Q1 of this year continued last quarter’s recovery of the XBI and saw a sharp upswing at the end of February on the heels of multiple positive data readouts. The XBI has since normalized but ended Q1 above prior 2023 highs. In support of this positive momentum, we saw several strong indicators of a potential recovery for the public biotech markets. Q1 saw an increase in follow-on offering’s volume and deal size (up $8.1B from $3.5B in Q4’23), and a meaningful increase in PIPE volume and size (up $2.6B from $1.7B in Q4’23). We’re seeing a trend of increasing PIPE activity that started in Q2 2023, reflecting companies’ preference to reduce financing risk by securing capital prior to data announcements, despite the cost of providing less favorable terms. For example, Avidity raised a $400M PIPE, a week before they announced positive data from their Phase 1/2 trial for their lead asset. IPO volume also doubled from Q4, which is positive, although there has been limited activity after the first half of Q1 and the companies going public largely remain limited to later-stage companies. I believe the IPO window is still relatively shut and the public market for early-stage companies will remain challenging, with the two preclinical IPOs, Metagenomi and Fractyl Health, struggling to perform already.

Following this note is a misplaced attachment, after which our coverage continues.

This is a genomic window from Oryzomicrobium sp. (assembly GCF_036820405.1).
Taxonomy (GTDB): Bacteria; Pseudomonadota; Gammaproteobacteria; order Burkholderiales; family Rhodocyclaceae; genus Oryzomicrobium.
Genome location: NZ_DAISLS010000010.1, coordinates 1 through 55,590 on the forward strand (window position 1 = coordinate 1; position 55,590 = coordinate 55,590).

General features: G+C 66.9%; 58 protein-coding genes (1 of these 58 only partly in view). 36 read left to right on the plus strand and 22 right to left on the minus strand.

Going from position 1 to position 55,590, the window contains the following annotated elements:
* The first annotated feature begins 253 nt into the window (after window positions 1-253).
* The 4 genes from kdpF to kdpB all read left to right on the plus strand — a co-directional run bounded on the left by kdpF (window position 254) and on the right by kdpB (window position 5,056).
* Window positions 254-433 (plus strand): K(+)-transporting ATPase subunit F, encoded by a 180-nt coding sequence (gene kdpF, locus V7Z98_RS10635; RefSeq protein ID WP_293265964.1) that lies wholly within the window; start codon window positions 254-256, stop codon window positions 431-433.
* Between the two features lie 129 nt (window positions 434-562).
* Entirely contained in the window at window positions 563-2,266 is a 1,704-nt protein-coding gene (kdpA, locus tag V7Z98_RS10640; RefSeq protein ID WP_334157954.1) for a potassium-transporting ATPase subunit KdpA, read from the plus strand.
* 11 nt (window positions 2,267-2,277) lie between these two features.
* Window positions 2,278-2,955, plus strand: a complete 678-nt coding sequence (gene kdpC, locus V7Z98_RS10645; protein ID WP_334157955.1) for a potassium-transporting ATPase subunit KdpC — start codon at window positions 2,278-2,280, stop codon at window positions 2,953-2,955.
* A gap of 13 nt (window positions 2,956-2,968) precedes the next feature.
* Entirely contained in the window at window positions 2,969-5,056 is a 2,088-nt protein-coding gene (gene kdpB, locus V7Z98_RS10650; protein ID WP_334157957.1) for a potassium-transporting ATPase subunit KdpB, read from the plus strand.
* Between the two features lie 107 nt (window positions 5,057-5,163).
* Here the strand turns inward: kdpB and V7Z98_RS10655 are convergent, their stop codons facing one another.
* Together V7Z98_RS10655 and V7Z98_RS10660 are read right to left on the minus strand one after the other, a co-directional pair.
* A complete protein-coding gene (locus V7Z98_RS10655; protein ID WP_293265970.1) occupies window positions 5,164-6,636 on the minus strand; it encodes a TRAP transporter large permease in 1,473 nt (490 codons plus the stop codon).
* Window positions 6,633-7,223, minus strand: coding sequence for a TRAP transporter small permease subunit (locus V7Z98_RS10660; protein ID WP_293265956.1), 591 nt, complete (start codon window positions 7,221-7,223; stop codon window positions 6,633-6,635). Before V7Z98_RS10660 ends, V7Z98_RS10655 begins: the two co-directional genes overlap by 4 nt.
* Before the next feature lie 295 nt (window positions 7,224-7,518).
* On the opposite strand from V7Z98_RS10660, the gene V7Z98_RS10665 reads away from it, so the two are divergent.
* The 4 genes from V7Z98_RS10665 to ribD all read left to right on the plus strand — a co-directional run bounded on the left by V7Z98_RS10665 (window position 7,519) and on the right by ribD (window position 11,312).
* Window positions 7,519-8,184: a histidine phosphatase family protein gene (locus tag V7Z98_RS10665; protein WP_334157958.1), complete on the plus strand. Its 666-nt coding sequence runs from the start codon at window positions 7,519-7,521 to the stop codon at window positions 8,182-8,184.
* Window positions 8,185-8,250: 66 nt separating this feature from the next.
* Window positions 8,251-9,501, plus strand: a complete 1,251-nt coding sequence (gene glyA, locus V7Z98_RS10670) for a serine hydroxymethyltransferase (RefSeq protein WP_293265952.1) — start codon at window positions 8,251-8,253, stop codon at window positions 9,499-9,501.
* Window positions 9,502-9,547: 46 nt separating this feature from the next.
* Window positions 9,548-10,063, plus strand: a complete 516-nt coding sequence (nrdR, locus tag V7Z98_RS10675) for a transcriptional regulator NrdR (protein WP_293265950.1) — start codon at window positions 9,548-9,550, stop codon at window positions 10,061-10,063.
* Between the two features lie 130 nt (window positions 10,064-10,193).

To a lesser degree, the private US biotech markets saw some recovery in Q1 with 15 rounds >$100M, the second-best quarter in aggregate deal value since 2021, and nearing the 2023 peak seen in Q3. Overall, activity is still relatively flat when compared to the robust fundraising seen in 2021, but we are seeing signs of life. Private biotech investors remain somewhat risk-averse, as signaled by the relative share of value attributed to mid-to-late-stage clinical deals, increasing to 43% from 36% in Q4’23. We expect the private venture markets to be slower to recover, with meaningful upswings likely to be limited until rates are meaningfully cut, which appear less and less likely by the day for 2024. Interestingly, Series D & later rounds saw continued growth in the percentage of new investors vs. existing investors, which could point to crossover investors anticipating the IPO market re-opening in the near-term. A similar level of recovery has yet to be seen in ex-US geographies, with activity in Europe and Asia remaining stagnant this quarter.